Bel Powley as Minnie in Diary of a Teenage Girl
I had a diary when I was a young girl that had a flimsy key and lock built onto the covers. It was a birthday gift and the concept had to be explained to me that I may want to write down my thoughts and have them remain a secret. I have no idea what I wrote in it, but it was read by either my mother or my brother (who I am sure would have been more interested in breaking it’s security system than accessing my thoughts), and I learned early to never keep a written record of my goings-on. I also love the quote, credited to Tallulah Bankhead; “Good girls keep diaries. Bad girls never have the time.” Suffice to say I was busy in my youth. And if you happen to have a letter I wrote you, please burn it.
I went to see a screening of Diary of a Teenage Girl last week. I really enjoyed it for a few reasons (great acting, loved the animation, a touching story) but I don’t want to write a movie review. I want to talk seventies knits.
Kristen Wiig as Charlotte in Diary of a Teenage Girl
Maybe I shouldn’t say knits, because I think it’s really crochet that stands out. There is a scene in the movie where silhouettes dance in front of a beach sunset, and I couldn’t help but notice the netted long fringed poncho playing in the light. I tried really hard to find the exact pattern on Ravelry but came up short. I found so much more though, and really any search for seventies ponchos will be entertaining at the very least.
Side note: While I was browsing I came across a knitted pattern called the Painted Desert that is so my jam that I get a feeling I can only describe as a blend of Christmas morning combined with a triple shot espresso and diving into a pile of warm laundry from the dryer when looking at it. The one drawback is I’m sure this project is a bit beyond my skill level, so it remains an illusive dream.
© Sunday Knits
Minnie, said teenage girl, makes progressively better choices in clothing (and men) as the movie moves along. Riding that line of ‘cool and funky’ and ‘far-out and funky’ can be a bit tricky. During the seventies, more was definitely more, and you could pair that bell sleeved chunky cardigan with a fringe boot and beaded glitter purse. I’m imagining Sissy Hanshaw-esque aesthetics from “Even Cowgirls Get the Blues” by Tom Robbins here, but Minnie is definitely punk, and not of the love festival aesthetic you may be imagining. The more I think of it, the art direction in Diary of a Teenage Girl is amazing.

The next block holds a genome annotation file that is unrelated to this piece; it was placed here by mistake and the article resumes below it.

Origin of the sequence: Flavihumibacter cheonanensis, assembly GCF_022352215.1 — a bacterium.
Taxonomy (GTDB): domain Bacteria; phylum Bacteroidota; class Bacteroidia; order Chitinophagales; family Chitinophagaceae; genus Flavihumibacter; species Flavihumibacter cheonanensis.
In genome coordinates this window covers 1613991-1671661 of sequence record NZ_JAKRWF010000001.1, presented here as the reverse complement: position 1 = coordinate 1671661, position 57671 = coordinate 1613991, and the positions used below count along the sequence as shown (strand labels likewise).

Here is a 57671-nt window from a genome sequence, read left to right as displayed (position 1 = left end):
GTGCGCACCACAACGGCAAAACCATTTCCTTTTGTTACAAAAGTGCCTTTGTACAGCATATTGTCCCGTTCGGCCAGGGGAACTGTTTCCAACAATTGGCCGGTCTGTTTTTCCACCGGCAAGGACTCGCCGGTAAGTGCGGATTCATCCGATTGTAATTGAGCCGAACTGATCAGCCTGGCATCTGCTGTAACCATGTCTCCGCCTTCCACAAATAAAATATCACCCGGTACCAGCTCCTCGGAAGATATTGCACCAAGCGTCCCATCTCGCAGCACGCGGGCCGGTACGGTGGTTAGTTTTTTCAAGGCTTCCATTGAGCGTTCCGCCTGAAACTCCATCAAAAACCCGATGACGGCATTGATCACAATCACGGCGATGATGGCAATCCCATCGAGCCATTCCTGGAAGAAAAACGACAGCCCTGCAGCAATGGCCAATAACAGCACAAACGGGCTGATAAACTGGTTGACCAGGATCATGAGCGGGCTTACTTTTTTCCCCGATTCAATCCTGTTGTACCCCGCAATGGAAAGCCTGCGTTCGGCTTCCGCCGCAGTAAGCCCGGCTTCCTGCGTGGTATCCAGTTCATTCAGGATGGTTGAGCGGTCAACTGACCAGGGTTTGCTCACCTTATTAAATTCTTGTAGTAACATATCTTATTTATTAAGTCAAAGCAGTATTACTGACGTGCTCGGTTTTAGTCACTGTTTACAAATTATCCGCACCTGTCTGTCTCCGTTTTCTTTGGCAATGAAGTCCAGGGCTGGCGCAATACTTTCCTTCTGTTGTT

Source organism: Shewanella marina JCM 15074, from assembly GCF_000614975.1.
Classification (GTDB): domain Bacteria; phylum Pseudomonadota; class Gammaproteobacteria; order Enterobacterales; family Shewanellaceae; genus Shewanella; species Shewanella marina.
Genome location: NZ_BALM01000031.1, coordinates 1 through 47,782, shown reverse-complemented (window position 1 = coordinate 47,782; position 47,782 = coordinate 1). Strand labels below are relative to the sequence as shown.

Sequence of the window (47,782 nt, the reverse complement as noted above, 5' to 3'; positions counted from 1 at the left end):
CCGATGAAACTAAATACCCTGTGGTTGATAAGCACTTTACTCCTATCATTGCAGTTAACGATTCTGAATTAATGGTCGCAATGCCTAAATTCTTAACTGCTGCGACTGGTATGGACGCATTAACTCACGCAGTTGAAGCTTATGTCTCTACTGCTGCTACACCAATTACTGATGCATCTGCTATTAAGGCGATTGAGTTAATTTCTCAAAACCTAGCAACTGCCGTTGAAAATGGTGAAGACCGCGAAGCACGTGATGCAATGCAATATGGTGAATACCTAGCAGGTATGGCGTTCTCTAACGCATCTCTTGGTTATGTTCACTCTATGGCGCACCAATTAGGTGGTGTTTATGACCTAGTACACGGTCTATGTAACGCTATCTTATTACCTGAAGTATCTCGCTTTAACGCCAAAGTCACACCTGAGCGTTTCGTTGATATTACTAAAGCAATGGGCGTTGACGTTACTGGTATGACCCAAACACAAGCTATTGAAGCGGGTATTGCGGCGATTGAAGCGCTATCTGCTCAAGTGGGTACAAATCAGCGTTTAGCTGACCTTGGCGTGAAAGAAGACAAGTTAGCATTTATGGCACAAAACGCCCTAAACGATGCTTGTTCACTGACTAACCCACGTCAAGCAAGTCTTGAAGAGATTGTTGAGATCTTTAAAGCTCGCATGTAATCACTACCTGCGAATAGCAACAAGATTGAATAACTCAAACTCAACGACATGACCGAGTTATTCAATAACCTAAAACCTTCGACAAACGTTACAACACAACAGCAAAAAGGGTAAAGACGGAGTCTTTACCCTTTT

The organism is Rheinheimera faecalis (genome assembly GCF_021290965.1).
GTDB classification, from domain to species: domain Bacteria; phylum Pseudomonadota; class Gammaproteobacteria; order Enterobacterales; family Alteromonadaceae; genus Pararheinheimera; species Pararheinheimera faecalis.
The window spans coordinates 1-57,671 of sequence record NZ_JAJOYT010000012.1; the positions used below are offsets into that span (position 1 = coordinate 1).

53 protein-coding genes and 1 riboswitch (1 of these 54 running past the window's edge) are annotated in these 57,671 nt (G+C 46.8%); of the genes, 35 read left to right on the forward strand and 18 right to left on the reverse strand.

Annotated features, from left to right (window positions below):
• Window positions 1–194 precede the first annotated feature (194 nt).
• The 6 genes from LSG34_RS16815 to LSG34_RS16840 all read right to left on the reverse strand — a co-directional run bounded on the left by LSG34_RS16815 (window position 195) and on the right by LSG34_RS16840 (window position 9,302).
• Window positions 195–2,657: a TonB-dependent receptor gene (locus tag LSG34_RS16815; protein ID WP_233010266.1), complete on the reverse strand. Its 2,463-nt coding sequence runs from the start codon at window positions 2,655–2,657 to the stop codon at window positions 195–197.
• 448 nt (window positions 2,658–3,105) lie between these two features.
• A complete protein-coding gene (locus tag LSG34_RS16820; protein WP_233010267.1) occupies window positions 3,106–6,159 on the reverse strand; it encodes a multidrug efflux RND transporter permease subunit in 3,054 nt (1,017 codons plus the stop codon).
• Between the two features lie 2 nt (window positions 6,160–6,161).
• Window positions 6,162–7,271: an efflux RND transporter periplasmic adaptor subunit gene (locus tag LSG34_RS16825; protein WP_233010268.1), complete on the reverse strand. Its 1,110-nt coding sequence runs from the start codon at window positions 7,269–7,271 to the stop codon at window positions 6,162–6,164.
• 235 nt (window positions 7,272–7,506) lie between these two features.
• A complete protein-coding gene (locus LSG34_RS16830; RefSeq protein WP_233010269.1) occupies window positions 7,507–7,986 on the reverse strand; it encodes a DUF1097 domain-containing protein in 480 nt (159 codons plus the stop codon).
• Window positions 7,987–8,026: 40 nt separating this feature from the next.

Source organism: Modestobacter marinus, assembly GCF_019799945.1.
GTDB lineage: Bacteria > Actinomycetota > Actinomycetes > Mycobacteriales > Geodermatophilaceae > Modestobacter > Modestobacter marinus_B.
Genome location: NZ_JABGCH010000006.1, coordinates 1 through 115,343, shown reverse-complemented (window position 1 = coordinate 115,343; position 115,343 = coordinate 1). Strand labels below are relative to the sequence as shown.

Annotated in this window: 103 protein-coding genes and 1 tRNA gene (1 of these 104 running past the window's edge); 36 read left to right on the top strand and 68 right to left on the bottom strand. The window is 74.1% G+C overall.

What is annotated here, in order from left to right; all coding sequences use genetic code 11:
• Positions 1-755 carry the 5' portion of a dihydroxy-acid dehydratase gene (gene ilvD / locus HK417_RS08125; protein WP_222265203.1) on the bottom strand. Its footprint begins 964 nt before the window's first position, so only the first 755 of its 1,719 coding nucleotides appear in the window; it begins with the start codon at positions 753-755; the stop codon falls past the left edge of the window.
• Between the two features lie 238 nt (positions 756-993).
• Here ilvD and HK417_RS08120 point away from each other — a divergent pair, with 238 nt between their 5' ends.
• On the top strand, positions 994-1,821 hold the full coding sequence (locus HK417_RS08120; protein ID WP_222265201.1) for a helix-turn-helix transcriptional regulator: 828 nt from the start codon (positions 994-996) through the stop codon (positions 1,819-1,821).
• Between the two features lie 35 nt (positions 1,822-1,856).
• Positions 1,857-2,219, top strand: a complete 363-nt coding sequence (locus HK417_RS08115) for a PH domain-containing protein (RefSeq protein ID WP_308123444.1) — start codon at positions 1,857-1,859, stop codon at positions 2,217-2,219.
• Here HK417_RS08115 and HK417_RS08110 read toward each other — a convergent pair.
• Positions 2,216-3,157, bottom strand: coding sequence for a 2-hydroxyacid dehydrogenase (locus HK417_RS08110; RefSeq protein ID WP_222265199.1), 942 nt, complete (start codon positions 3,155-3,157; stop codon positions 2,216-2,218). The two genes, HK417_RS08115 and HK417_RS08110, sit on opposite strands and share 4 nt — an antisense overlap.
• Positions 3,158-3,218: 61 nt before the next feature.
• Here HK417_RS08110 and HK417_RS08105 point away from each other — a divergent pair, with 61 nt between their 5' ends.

Without being able to find the netted poncho from the movie I went on a search for patterns that made me think of “Diary of a Teenage Girl” as a whole, as well as my own childhood – which is more late seventies to early eighties to be honest. The strong trends seem to blend through the decades anyhow. Three’s Company was one of my favourite sitcoms as a kid. Check out these sweaters and socks with crochet detail on Priscilla Barnes and Joyce DeWitt circa 1982.
There is so much to share from Ravelry I got a bit overwhlemed so I only picked a few favourites to show you, but I would *love* to see your classic seventies pattern picks. What would you knit today, and what brings back the memories?
This cowl neck poncho is quintessential for me. The rainbow of colours against ecru, a big cowl neckline, and the chunky knitted fringe. Yes, quintessential.
This oversize granny square vest is a great example of seventies aesthetic, with modern styling. The pattern is called Floating Net. I think it could look ultra modern in the right yarn, but it has the ability to go both ways. I find much of the seventies style revolved around authentic hand crafts – the opposite of the cookie cutter fashion of present day- and I find that so appealing.
This chunky lace poncho is a perfect modernization of the seventies crochet pattern for me. Modern, but has that macramé feel. I really love it.
© Annelies Baes (Vicarno)
My mom had a silk top with a crocheted and fringed trim in teh early eighties that I remember well. It seemed so exotic and the dark colours looked beautiful with her pale skin and dark hair. I really liked the top pictured below but it`s from an out of print Japanese book. Actually, most of the crochet patterns I was drawn to are from modern Japanese publications, which I thought was interesting. I wish these books/patterns were available in English! (and that I could crochet!)
by OlgaR Flickr
Fringed crochet shawls!
Q: Shawl by Yumiko Kawaji (川路 ゆみこ)
Party Time by Barbara Warner © Twilleys of Stamford
U. Rose-patterned shawl バラ模様のショール by Jun Shibata（柴田淳） © PetitesChoses
Peace Out Home Free (that’s seventies lingo for “Goodbye Friend”).